As an author, you can capitalize on this feature by making sure you have no grammatical or orthographical errors in the preview. Nothing turns a reader off faster than mistakes. You could also be creative with your front matter placement to draw the reader in.

Assignment: Check out some books via the Look Inside option on Amazon. How can you capitalize on this feature as an author?

Blog to Book Project — KDP Select

Kindle Direct Publishing (KDP) has several optional components you should know a little about before deciding yeah or nay. One of these is enrollment in Kindle Select.

Kindle Select is only for your digital books, not your print books. If you enroll, you earn a percentage of the KDP Select Global Fund for pages that are read either through Kindle Unlimited (KU) or Kindle Owners’ Lending Library (KOLL). Enrollment gets your book in the KU or KOLL library so that readers can choose to read it with their paid subscription. If you don’t enroll, your book isn’t in the list and readers who use KU or KOLL won’t have access to it.

You also can earn the maximum 70% royalty rate for sales in Japan, India, Brazil and Mexico rather than the customary 35% rate. Since my books are about Mexico, geared to those living in Mexico, this is an attractive option.

Through Kindle Select you can also use some nifty promotional tools. The Kindle Countdown Deal will discount your book for a period of time. This discount is only available to books for sale on the UK or US Amazon site. You still earn your 70% royalty rating on the discounted price. There’s a dedicated page on Amazon called Kindle Countdown Deals which the savvy book reader will have bookmarked, leading to more sales of your book.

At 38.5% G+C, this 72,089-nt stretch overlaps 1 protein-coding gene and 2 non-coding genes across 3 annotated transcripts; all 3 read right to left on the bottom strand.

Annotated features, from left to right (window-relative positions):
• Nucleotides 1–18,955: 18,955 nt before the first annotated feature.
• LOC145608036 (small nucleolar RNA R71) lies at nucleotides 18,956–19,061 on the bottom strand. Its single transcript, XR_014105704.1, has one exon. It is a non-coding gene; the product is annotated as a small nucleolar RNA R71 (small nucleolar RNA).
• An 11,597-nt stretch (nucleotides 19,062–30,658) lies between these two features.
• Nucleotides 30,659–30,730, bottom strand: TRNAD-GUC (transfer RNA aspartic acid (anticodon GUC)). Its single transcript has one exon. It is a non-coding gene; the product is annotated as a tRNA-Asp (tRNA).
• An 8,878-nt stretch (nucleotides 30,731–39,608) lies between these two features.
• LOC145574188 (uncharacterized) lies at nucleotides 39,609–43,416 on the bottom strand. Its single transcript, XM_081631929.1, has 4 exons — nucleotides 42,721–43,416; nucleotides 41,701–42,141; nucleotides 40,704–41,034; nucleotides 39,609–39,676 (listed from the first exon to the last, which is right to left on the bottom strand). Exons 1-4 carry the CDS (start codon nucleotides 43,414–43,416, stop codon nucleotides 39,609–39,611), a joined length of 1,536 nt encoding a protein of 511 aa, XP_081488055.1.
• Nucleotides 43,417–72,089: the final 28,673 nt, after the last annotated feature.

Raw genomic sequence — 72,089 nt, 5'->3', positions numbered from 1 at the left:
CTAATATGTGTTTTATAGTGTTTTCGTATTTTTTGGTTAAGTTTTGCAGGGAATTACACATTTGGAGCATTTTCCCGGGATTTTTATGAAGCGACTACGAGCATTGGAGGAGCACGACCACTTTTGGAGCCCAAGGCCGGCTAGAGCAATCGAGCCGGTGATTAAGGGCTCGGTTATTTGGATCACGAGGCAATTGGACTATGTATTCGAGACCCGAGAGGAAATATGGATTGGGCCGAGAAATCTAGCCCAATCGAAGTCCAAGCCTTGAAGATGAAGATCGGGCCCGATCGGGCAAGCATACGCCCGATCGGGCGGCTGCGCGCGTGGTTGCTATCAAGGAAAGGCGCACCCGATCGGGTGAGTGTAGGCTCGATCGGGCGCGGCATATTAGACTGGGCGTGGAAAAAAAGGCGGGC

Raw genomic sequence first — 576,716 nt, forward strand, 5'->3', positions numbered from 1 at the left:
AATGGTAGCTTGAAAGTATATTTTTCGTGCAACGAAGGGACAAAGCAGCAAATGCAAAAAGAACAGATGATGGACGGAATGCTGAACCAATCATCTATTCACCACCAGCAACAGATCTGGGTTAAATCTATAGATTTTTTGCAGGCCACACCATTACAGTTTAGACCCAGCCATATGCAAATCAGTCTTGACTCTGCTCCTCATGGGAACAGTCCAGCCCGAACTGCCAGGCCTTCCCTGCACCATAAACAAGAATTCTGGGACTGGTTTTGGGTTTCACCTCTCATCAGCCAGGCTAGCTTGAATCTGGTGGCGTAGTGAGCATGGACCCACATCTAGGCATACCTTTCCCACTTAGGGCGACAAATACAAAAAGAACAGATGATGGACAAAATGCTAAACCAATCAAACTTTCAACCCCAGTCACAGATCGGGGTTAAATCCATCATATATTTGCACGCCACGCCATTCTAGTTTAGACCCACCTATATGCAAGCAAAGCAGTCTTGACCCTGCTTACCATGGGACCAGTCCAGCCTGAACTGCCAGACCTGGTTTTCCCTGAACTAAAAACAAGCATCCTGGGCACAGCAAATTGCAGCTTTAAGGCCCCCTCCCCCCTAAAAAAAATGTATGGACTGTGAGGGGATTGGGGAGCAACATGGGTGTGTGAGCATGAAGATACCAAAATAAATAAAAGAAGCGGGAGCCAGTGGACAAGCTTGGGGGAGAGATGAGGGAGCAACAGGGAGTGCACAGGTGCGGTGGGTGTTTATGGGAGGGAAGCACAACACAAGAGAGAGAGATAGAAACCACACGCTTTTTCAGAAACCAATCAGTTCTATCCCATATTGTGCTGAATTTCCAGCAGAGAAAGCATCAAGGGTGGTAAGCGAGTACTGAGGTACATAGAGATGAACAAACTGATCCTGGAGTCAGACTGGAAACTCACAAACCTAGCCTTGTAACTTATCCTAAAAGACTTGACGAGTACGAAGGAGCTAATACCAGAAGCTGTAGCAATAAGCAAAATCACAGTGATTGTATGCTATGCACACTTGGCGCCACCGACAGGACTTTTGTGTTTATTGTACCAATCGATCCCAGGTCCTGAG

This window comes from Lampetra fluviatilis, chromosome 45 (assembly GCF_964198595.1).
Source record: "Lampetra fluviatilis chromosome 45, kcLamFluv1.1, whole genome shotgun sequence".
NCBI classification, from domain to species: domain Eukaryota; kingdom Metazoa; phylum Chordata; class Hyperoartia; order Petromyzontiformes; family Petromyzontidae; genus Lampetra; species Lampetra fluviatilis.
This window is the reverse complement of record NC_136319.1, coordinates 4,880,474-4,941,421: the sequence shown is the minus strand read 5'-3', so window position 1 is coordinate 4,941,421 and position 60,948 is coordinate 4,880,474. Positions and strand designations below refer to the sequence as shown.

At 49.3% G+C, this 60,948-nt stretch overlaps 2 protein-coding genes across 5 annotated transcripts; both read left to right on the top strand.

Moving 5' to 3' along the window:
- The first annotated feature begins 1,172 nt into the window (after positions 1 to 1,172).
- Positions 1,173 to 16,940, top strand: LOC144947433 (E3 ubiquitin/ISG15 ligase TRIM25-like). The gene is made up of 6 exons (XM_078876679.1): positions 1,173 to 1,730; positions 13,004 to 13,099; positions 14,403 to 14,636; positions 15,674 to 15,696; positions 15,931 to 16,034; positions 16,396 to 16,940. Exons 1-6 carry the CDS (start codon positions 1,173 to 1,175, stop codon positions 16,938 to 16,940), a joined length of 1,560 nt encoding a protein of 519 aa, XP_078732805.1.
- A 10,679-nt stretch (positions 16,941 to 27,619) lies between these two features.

The way the countdown deal works is you can reduce your book price, then each day the price gets just a little higher, until it returns to the regular list price again on the fourth day. So if you discount your book to 99 cents the first day, the second day it will be $1.99. The third day it will be $2.99 before returning to the list price of $6.99.  

The Free Book Promotion will allow you to offer your book FREE (hence the name) worldwide for 5 days each 90-day enrollment period. You can run the promotion 5 days in a row or you can pick individual days during the 3-month period. While this is a great publicity tool, you won’t earn any royalties on any free downloads. If your book gets a large number of downloads, it just might be listed on the Amazon Best Sellers Top 100 Free list.

Both promotions will certainly help get your book in the public eye. You can’t run both promotions at the same time though.

Here’s the fine print. If you enroll your digital book in Kindle Select you can not make your book available on any other platform, including your blog, website, or other publishing sites. You can make up to 10% of an enrolled book available as a “sample” on your blog or provide reviewers and editors a digital copy.

Your enrollment in Kindle Select will automatically renew after 90 days. Therefore, if you do not wish to continue with the service, you need to uncheck the automatic renewal box on your bookshelf on KDP. You can re-enroll at any time.